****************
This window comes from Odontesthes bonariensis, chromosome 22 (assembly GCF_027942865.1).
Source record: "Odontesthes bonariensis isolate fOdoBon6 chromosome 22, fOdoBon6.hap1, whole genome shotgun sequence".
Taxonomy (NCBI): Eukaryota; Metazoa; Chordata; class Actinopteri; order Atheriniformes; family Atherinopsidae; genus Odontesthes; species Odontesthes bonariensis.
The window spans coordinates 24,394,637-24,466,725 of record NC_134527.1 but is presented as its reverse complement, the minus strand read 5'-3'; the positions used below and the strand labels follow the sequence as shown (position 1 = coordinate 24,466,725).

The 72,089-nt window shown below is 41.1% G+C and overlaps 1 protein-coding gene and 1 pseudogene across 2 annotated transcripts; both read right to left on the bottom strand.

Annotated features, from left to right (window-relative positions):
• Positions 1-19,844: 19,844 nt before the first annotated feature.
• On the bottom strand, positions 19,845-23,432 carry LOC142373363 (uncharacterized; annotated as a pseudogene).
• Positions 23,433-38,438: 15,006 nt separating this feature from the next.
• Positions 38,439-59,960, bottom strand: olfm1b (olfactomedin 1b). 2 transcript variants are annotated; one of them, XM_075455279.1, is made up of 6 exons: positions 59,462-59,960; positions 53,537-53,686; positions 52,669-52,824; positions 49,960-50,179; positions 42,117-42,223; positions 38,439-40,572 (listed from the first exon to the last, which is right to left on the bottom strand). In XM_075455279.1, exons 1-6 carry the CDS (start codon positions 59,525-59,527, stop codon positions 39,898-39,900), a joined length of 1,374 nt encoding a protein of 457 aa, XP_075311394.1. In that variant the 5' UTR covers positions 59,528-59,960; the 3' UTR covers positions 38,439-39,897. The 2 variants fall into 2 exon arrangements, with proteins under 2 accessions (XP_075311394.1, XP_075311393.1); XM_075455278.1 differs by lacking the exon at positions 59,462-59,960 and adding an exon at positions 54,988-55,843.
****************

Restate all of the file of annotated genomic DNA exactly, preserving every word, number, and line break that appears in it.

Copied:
This window comes from Odontesthes bonariensis, chromosome 22 (assembly GCF_027942865.1).
Source record: "Odontesthes bonariensis isolate fOdoBon6 chromosome 22, fOdoBon6.hap1, whole genome shotgun sequence".
Taxonomy (NCBI): Eukaryota; Metazoa; Chordata; class Actinopteri; order Atheriniformes; family Atherinopsidae; genus Odontesthes; species Odontesthes bonariensis.
The window spans coordinates 24,394,637-24,466,725 of record NC_134527.1 but is presented as its reverse complement, the minus strand read 5'-3'; the positions used below and the strand labels follow the sequence as shown (position 1 = coordinate 24,466,725).

The 72,089-nt window shown below is 41.1% G+C and overlaps 1 protein-coding gene and 1 pseudogene across 2 annotated transcripts; both read right to left on the bottom strand.

Annotated features, from left to right (window-relative positions):
• Positions 1-19,844: 19,844 nt before the first annotated feature.
• On the bottom strand, positions 19,845-23,432 carry LOC142373363 (uncharacterized; annotated as a pseudogene).
• Positions 23,433-38,438: 15,006 nt separating this feature from the next.
• Positions 38,439-59,960, bottom strand: olfm1b (olfactomedin 1b). 2 transcript variants are annotated; one of them, XM_075455279.1, is made up of 6 exons: positions 59,462-59,960; positions 53,537-53,686; positions 52,669-52,824; positions 49,960-50,179; positions 42,117-42,223; positions 38,439-40,572 (listed from the first exon to the last, which is right to left on the bottom strand). In XM_075455279.1, exons 1-6 carry the CDS (start codon positions 59,525-59,527, stop codon positions 39,898-39,900), a joined length of 1,374 nt encoding a protein of 457 aa, XP_075311394.1. In that variant the 5' UTR covers positions 59,528-59,960; the 3' UTR covers positions 38,439-39,897. The 2 variants fall into 2 exon arrangements, with proteins under 2 accessions (XP_075311394.1, XP_075311393.1); XM_075455278.1 differs by lacking the exon at positions 59,462-59,960 and adding an exon at positions 54,988-55,843.